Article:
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^^
Yes, there are in almost every corner inside the "quadrilateral" with very few exceptions (then you'll have the preference).

Londrina's Downtown has 33,000 inhabitants and is very dense (11,000 inh./km²). On the west section of it, which is more residential, the density is over 20,000 inh./km². Also, we have tens of thousands of people working Downtown, so the day-time population will be way over 100,000 inhabitants.

And on top of it, Londrina's car fleet is quite big: 217,241 units (2011). So you can imagine the traffic gets ugly.

Here some shots from Street View to help you to make sense of the area. The selection was originally for another thread, so I focused the wooden-houses, but all of them are inside the quadrilateral:

http://maps.google.com.br/maps?hl=p...1xObb4f1stREh-Q_Q&cbp=12,203.75,,0,-0.14&z=16

http://maps.google.com.br/maps?hl=p...rAPPwEEnZUvPRsAdA&cbp=12,251.75,,0,-0.83&z=16

http://maps.google.com.br/maps?hl=p...=Ckj6Zi5I_wspnTRKaIz6tg&cbp=12,27.29,,0,-2.56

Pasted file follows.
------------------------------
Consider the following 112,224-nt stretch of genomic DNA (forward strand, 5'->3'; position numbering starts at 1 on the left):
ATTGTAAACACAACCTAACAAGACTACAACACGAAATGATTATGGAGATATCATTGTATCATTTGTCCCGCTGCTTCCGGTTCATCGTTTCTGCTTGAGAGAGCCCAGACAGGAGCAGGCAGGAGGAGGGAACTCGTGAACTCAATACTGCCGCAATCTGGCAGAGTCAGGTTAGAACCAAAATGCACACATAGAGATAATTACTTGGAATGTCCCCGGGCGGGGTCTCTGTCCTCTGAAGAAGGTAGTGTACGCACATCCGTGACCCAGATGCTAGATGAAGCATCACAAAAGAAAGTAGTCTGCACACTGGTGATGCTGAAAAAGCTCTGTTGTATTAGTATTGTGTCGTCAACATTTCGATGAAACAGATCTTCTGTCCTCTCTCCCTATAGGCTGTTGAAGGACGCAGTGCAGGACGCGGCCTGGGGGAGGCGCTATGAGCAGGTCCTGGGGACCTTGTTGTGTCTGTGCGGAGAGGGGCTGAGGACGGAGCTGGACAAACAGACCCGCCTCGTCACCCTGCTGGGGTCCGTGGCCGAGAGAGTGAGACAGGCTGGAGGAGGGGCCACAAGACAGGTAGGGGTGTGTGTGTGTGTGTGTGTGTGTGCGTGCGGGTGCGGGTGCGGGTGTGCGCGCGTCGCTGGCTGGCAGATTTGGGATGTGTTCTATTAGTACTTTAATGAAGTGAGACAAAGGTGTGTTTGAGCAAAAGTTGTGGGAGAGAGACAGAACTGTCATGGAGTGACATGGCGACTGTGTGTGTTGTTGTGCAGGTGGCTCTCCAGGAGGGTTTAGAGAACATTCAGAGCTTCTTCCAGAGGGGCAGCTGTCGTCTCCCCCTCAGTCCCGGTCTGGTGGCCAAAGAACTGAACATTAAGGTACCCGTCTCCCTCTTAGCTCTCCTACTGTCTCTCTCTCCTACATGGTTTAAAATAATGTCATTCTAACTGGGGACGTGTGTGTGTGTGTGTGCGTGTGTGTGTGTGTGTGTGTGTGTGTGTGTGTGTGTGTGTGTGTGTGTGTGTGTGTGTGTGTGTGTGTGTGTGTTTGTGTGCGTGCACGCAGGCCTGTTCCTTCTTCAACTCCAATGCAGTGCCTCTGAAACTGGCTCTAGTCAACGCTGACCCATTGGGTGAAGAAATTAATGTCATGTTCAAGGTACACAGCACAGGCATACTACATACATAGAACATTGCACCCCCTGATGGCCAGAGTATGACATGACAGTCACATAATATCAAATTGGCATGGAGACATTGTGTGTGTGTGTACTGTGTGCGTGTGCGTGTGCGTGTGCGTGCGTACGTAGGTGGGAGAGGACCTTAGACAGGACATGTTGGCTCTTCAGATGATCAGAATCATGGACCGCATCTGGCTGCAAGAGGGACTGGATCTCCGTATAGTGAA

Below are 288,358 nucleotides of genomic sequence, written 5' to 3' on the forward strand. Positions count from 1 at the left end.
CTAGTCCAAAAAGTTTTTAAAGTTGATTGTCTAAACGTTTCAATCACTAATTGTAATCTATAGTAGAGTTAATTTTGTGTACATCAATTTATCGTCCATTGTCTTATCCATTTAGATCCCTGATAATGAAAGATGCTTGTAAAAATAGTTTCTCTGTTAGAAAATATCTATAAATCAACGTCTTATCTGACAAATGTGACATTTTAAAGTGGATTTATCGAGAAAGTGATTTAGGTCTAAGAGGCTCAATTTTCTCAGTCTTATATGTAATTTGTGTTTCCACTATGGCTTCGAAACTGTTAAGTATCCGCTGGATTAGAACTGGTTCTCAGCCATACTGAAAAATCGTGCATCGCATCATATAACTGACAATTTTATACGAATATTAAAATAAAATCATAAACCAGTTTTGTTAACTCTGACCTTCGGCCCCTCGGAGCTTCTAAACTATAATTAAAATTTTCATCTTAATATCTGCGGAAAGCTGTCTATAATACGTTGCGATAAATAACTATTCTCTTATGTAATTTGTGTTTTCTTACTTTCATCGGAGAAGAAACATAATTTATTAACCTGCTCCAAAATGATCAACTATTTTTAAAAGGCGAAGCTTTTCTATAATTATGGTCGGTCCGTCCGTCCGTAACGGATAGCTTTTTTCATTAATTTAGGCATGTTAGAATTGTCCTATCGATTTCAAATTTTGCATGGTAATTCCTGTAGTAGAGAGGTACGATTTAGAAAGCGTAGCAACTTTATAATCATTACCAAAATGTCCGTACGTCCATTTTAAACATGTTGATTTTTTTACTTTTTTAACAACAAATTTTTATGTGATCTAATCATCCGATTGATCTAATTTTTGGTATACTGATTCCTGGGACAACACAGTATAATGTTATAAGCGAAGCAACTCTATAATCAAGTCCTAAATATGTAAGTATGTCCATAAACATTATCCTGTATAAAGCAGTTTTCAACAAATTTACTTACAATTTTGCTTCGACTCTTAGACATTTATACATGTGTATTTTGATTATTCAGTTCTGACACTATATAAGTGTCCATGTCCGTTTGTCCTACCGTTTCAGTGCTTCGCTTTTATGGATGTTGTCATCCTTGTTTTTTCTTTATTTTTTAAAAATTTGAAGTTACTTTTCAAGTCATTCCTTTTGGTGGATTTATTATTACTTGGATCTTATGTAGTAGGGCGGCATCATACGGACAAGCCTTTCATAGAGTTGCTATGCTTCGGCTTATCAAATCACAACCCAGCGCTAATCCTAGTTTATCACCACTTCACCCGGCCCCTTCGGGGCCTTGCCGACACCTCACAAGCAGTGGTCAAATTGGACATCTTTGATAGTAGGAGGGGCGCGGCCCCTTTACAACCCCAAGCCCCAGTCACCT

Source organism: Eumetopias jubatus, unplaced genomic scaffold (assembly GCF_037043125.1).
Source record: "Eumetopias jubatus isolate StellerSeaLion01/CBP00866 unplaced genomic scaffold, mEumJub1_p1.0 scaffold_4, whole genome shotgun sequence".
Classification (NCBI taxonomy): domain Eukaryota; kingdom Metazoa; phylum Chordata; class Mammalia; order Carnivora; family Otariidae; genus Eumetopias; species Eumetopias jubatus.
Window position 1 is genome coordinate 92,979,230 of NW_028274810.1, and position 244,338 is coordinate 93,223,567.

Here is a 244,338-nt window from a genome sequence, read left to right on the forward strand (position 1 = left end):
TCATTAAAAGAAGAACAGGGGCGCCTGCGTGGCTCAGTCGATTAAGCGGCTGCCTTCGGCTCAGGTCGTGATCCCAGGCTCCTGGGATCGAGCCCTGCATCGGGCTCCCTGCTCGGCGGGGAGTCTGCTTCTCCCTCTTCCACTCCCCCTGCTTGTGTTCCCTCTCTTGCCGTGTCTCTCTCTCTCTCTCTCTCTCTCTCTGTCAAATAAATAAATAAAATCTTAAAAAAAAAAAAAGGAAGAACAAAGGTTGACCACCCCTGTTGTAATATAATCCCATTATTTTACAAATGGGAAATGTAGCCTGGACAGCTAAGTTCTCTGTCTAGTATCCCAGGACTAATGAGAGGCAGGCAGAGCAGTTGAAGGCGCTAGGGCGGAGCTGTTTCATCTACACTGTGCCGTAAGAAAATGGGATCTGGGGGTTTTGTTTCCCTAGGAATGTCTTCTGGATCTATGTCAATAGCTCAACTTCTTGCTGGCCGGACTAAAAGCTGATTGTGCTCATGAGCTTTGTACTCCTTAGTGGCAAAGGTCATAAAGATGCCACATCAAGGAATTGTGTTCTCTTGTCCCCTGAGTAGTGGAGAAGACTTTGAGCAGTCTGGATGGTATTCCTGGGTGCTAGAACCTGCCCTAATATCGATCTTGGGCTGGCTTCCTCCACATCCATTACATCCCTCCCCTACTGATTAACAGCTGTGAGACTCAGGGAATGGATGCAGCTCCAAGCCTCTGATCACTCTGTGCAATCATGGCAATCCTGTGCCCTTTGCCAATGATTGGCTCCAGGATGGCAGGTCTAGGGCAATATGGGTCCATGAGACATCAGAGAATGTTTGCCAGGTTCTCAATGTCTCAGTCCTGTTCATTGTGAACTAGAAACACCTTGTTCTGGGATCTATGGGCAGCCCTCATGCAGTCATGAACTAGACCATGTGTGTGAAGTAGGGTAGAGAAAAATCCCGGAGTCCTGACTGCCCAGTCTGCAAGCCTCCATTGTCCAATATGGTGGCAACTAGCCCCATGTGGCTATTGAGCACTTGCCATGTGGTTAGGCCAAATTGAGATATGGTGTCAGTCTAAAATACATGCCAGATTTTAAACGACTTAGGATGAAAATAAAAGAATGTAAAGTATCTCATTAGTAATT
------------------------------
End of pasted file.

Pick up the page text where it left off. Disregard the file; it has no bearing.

http://maps.google.com.br/maps?hl=p...wZw06S6KEXWp4J4KeEwP5g&cbp=12,237.73,,0,-9.49

http://maps.google.com.br/maps?hl=p...77uS76hT-dLtId6xg&cbp=12,319.91,,0,-1.45&z=16

http://maps.google.com.br/maps?hl=p...eLIzgz3sor2Ol6Wvfw&cbp=12,303.49,,0,3.12&z=16

http://maps.google.com.br/maps?hl=p...rohPNtBCp7JH5fbneyQ&cbp=12,342.8,,0,0.97&z=16

http://maps.google.com.br/maps?hl=p...fECxfUPXB_95crCPDHg&cbp=12,32.76,,0,0.14&z=16

http://maps.google.com.br/maps?hl=p...=l7uUxXrKC1RmD9YKXgexwA&cbp=12,46.45,,0,-9.49

http://maps.google.com.br/maps?hl=p...6OgDuCfcsQq6uPUwCqci2A&cbp=12,267.43,,0,-9.56

http://maps.google.com.br/maps?hl=p...VWuiUJTVU93LEiy_r01Z9A&cbp=12,148.21,,0,-4.71

http://maps.google.com.br/maps?hl=p...RHerRgVk_xXj2t2BSNhKBw&cbp=12,151.12,,0,-3.67

http://maps.google.com.br/maps?hl=p...d=FPoYimiBBq5H44vlFTvbWw&cbp=12,139.54,,0,2.7